> From this.

All is vanity, and chasing after wind. All these words have been written before, I tell you nothing new under the sun, for what is written shall ever be written again, in as many cycles as there are years upon years, as we live under the turning of the great Wheel. What hope have we, to mean something before we are scattered into the winds, like the dust we are, and never gathered together again? Chasing after wind. Vanity. Dust in the wind. Airs. What meaning have those whose works are remembered, for do they not also go to the grave? Mostly we are shivering in a Brownian daydream, and then we are gone, and after those who remember us are also gone, so we are blown away as inconsequential infinitesimals.

Or shall we believe that there is more? Can we conceivably have the notion that the God of small things listens to the cricket’s chirp, to know every fluctuation of temperature in every crevice, and what transpires in the smallest capillaries of our bloodstream? To Him there is no vanity. To Him, who knows from where the wind comes, and to where it goes, life is not a poor player. We must follow where He goes, and we will perhaps arrange these written words anew, find meaning even in the dregs of our language. Surely in the attempt, to deny the entropy another minute of the heart’s erosion.

We must to understand where the meaning is to be gathered, out there in the vasty show of streetlamps and buses and pigeons. True love, free: ask and it shall be given to thee. Free love, true: ask and it shall be given to you. True love, after all, is to be found: I am found! I found it! Newly discovered, having been there from time immemorial. And just everywhere: past, travelers through the corridors of memory; present, for those who have eyes to see; and future, in the most solemn hope; even in the very imagining, in the dreaming — so to join in the tune our spirits, to the time of the grand and awesome song of creation.

Granted, Again

> From this.

It really is amazing just how much we take for granted. I harp on this point a lot. One would imagine that an extreme case of it would be the tweets after Christmas of spoiled children not having gotten the exact color iPhone, and subsequently posting, and I quote, “FML”. Seriously? Do you even have the barest awareness that there are other people in the universe at all? I suppose you can say, however, that we are all guilty of this, if you think about it a bit, perhaps it being only a matter of degree what we truly do not give a second thought to. How much we are totally unaware of, because like fish who have no idea what water is, we rely upon these necessities just as matters of fact, and think no further on them.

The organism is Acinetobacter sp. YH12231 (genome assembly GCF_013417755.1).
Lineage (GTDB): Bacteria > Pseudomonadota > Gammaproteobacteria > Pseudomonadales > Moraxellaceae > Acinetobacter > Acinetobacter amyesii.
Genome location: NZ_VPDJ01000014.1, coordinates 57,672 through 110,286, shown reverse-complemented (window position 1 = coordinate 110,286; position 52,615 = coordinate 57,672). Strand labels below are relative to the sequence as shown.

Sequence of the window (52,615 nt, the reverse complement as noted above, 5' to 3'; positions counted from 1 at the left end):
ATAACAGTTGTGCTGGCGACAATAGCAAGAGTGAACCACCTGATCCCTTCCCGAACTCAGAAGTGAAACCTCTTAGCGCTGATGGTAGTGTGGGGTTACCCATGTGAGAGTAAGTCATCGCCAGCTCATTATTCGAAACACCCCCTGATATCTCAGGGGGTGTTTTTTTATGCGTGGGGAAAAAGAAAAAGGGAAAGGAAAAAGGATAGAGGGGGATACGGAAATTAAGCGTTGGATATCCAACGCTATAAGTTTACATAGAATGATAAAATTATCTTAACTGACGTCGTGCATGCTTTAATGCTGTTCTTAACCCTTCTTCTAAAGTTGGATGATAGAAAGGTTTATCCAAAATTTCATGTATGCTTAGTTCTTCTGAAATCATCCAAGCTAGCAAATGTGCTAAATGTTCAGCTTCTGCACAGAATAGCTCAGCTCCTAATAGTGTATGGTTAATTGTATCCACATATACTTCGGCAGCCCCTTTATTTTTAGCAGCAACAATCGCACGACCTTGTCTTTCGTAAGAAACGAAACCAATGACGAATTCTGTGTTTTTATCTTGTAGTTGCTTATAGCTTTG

But let us imagine, let us go, to the other extreme: in the other direction, which might be to recognize that all good things we have we are given, and even that good which we do have not source in us at all — that only the mistakes we make are truly ours. Our intelligence, our ability, our will (if true), our capability to exert effort — all these are gifts, even all the elements of developing skill in anything at all. All of whatever is good ultimately comes from God. Really, all we actually are composed of are the small sparks our brain makes when deciding something. Be therefore thankful, in the worst of your moments. There is still hope, even in these, and that hope, too, is a gift.


> From this.

In The Hitchhiker’s Guide to the Galaxy, there is an animal called the Babelfish. Placed in the ear, the effect is to translate any language heard into the one you speak. Such an animal is deemed to be so useful it is the proof of the non-existence of God (it removes faith from the equation, and without faith God is nothing, the joke goes). In my thinking, music is like the Babelfish. (There are other things, but this is number one on our survey.) How is it that we can enjoy music? How does blind evolutionary process bring about attuning to certain sequences of tone? Its only purpose seems to be the conveyance of emotion, if it has anything like a practical application at all. We don’t need it to survive. Diplomatic treaties and instruction manuals are not written in musical notes. (Maybe they should be, to convey the spirit of the document all the better.)

It is a stunning coincidence. Can we look at this, and all that which is fortunate in our existence — how long until it becomes irrational not to believe in a higher pattern? Because music makes one question what “coincidence” actually may be.

We of science have believed that we are a run of the mill planet revolving a rather ordinary star, in an average position in our galaxy, which is itself nothing to write home about. This makes me think of the researcher who averaged the faces of serial killers and when he did so, came up with a more attractive face than all his inputs. If you “average”, he found, one comes up with beauty. How long will the white coats ignore that what they call “average” is what they mistake beauty for? And coincidence? Do not such phenomena deserve a different word? Those who believe God is luck, and not that God is love. Maybe that’s the paradigm shift they should be working on — from selling God short. Eggheads, before you try to absolve other people’s ignorance, start with the man in the mirror.


The Great Blasphemy